Analysing the implications of increased nitrogen application on greenhouse gas emissions and productivity of New Zealand sheep and beef farms

New Zealand’s goal to double agricultural exports as well as meet Kyoto protocol commitments is a challenge. New Zealand sheep and beef farmers have been advised that applying more nitrogen fertiliser is the cheapest way to boost productivity. However, an increase in nitrogen fertiliser application results in greenhouse gas emissions increasing. This study analysed the implications of increased nitrogen fertiliser application on productivity and greenhouse gas emissions for New Zealand sheep and beef farms. Three scenarios were modelled to use the additional pasture production achieved from the different rates of nitrogen fertiliser and compared with a base model sheep and beef farm. These scenarios were (1) better feeding livestock to increase end live weight, (2) increasing stocking rate and (3) better feeding livestock to reduce the number of grazing days. The model farm was based on weighted average of all sheep and beef farms in New Zealand (Class 9). Simulations were then run with the different rates of nitrogen fertiliser ranging from 20 to 100kgN/ha/yr through each scenario. Consistent with the hypotheses, the efficiency of utilisation of extra grass production is an important determinant of the ratio of product output to GHG emissions. For scenario 1 and 2, productivity increased with the ratio of profit to kg of GHG emissions increasing. In scenario 1, the profit per kg of GHG emissions increased 27% in simulation 1 from the base model farm. This occurred when nitrogen fertiliser was increased to 20 kg/N/ha/yr from 5.6 kg/N/ha/yr. The ratio increased 0.6% for scenario 2 for the same change in nitrogen fertiliser. In scenario 3, the ratio of profit to kg of GHG emissions decreased 9% for the same change in nitrogen fertiliser. In all scenarios, GHG emissions increased. When N fertiliser is increased, productivity increased, greenhouse gas emissions could not be reduced and the proposed emissions trading scheme will have little impact on profitability. Strategic use of N could improve hill-country resilience. With an increase in strategic N fertiliser application, livestock can be better fed; thus, increased live weight and reducing the number of grazing days.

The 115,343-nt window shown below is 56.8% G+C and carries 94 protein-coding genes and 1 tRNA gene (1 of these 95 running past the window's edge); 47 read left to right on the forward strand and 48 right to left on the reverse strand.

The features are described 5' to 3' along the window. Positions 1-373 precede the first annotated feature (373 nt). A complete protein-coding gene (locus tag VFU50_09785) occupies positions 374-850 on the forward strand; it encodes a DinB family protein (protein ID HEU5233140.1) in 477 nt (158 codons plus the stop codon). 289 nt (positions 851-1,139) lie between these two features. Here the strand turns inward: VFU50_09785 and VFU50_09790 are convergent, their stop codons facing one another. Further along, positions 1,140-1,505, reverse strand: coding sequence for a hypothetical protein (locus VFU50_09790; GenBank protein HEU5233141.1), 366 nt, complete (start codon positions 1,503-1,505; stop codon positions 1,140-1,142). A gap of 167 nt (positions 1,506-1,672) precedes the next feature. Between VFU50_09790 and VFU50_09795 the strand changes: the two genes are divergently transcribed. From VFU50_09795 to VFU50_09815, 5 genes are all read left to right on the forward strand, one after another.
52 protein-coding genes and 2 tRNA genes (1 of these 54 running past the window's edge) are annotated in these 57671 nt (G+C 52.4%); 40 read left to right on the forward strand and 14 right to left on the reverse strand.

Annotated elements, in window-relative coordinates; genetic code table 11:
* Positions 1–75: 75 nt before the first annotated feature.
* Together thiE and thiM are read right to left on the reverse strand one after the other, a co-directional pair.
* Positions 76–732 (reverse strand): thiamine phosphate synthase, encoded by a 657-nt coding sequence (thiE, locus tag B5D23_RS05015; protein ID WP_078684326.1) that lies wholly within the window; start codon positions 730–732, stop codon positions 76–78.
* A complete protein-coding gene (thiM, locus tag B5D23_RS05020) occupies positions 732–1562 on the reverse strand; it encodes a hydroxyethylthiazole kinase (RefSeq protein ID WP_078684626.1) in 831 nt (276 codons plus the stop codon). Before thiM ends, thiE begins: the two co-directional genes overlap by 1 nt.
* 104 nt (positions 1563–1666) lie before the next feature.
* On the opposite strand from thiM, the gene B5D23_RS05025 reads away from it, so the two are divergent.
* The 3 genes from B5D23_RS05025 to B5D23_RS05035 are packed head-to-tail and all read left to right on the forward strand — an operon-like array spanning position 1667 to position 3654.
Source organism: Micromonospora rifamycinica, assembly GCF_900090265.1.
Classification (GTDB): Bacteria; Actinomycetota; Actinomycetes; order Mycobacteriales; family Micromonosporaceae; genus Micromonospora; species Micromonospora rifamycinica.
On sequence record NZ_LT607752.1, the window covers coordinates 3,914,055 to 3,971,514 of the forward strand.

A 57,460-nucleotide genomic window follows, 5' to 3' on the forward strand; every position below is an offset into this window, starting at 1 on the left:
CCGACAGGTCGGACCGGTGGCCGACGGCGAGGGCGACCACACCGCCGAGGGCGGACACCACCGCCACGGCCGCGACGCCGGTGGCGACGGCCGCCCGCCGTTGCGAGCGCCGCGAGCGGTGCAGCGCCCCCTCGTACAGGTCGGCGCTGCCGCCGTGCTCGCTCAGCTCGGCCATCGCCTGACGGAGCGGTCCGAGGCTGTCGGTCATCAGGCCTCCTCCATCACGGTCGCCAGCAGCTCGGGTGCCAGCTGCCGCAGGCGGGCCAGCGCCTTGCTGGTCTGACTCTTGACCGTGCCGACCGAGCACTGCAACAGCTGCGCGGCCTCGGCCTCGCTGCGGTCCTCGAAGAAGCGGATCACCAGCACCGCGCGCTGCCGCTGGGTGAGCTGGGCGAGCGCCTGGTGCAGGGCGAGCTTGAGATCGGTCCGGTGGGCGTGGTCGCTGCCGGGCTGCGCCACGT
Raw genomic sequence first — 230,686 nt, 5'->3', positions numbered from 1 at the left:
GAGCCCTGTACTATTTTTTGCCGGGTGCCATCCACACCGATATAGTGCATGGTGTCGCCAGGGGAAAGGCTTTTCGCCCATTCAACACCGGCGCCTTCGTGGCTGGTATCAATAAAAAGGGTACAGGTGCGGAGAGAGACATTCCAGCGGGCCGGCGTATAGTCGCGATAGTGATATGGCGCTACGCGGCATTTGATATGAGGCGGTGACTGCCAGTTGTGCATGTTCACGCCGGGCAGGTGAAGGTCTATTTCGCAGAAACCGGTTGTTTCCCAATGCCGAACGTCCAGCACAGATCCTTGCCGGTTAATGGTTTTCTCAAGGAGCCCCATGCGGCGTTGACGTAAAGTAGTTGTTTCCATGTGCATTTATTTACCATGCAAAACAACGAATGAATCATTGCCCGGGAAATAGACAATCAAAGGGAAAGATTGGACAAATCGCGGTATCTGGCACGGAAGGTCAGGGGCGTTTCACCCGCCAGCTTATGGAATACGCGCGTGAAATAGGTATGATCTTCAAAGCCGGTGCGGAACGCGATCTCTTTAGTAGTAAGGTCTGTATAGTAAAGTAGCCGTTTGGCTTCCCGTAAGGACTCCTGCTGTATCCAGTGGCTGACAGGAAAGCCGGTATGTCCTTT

Issue Date:
Aug 26 2016
Publication Type:
Conference Paper/ Presentation
Language:
English
Total Pages:
30




 Record created 2017-07-31, last modified 2017-08-29

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